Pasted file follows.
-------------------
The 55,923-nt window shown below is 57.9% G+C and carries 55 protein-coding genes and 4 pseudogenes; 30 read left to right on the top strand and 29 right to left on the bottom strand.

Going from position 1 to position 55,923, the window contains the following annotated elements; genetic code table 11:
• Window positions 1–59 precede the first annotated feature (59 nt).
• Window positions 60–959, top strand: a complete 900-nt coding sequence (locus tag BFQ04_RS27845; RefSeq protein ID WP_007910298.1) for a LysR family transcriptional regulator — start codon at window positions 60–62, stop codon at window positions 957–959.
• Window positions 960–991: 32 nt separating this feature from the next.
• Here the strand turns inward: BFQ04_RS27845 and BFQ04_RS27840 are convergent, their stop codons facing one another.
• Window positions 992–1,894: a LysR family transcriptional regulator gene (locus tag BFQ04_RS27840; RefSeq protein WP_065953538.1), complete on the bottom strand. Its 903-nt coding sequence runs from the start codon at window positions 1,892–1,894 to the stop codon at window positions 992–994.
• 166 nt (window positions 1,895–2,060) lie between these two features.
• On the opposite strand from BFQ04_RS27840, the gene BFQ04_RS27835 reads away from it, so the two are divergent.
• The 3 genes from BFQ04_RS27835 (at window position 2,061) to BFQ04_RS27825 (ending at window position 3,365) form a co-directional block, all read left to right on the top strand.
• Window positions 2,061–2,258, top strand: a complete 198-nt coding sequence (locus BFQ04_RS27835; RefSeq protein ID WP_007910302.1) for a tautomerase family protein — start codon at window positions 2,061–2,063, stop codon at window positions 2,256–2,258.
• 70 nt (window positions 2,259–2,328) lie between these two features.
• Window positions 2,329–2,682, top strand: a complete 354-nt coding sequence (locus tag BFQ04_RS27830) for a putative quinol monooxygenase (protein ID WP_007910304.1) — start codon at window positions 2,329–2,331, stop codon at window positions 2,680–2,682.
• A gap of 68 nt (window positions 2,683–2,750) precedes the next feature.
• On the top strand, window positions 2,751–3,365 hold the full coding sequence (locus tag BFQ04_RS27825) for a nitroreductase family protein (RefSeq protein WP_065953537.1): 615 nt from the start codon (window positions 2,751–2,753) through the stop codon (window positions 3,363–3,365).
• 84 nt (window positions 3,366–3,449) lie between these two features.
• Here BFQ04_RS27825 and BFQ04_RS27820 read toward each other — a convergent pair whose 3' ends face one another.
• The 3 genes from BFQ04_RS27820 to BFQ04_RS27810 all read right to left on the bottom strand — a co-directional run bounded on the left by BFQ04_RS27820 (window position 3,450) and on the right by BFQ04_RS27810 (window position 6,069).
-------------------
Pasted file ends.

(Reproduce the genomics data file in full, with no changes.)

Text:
The 55,923-nt window shown below is 57.9% G+C and carries 55 protein-coding genes and 4 pseudogenes; 30 read left to right on the top strand and 29 right to left on the bottom strand.

Going from position 1 to position 55,923, the window contains the following annotated elements; genetic code table 11:
• Window positions 1–59 precede the first annotated feature (59 nt).
• Window positions 60–959, top strand: a complete 900-nt coding sequence (locus tag BFQ04_RS27845; RefSeq protein ID WP_007910298.1) for a LysR family transcriptional regulator — start codon at window positions 60–62, stop codon at window positions 957–959.
• Window positions 960–991: 32 nt separating this feature from the next.
• Here the strand turns inward: BFQ04_RS27845 and BFQ04_RS27840 are convergent, their stop codons facing one another.
• Window positions 992–1,894: a LysR family transcriptional regulator gene (locus tag BFQ04_RS27840; RefSeq protein WP_065953538.1), complete on the bottom strand. Its 903-nt coding sequence runs from the start codon at window positions 1,892–1,894 to the stop codon at window positions 992–994.
• 166 nt (window positions 1,895–2,060) lie between these two features.
• On the opposite strand from BFQ04_RS27840, the gene BFQ04_RS27835 reads away from it, so the two are divergent.
• The 3 genes from BFQ04_RS27835 (at window position 2,061) to BFQ04_RS27825 (ending at window position 3,365) form a co-directional block, all read left to right on the top strand.
• Window positions 2,061–2,258, top strand: a complete 198-nt coding sequence (locus BFQ04_RS27835; RefSeq protein ID WP_007910302.1) for a tautomerase family protein — start codon at window positions 2,061–2,063, stop codon at window positions 2,256–2,258.
• 70 nt (window positions 2,259–2,328) lie between these two features.
• Window positions 2,329–2,682, top strand: a complete 354-nt coding sequence (locus tag BFQ04_RS27830) for a putative quinol monooxygenase (protein ID WP_007910304.1) — start codon at window positions 2,329–2,331, stop codon at window positions 2,680–2,682.
• A gap of 68 nt (window positions 2,683–2,750) precedes the next feature.
• On the top strand, window positions 2,751–3,365 hold the full coding sequence (locus tag BFQ04_RS27825) for a nitroreductase family protein (RefSeq protein WP_065953537.1): 615 nt from the start codon (window positions 2,751–2,753) through the stop codon (window positions 3,363–3,365).
• 84 nt (window positions 3,366–3,449) lie between these two features.
• Here BFQ04_RS27825 and BFQ04_RS27820 read toward each other — a convergent pair whose 3' ends face one another.
• The 3 genes from BFQ04_RS27820 to BFQ04_RS27810 all read right to left on the bottom strand — a co-directional run bounded on the left by BFQ04_RS27820 (window position 3,450) and on the right by BFQ04_RS27810 (window position 6,069).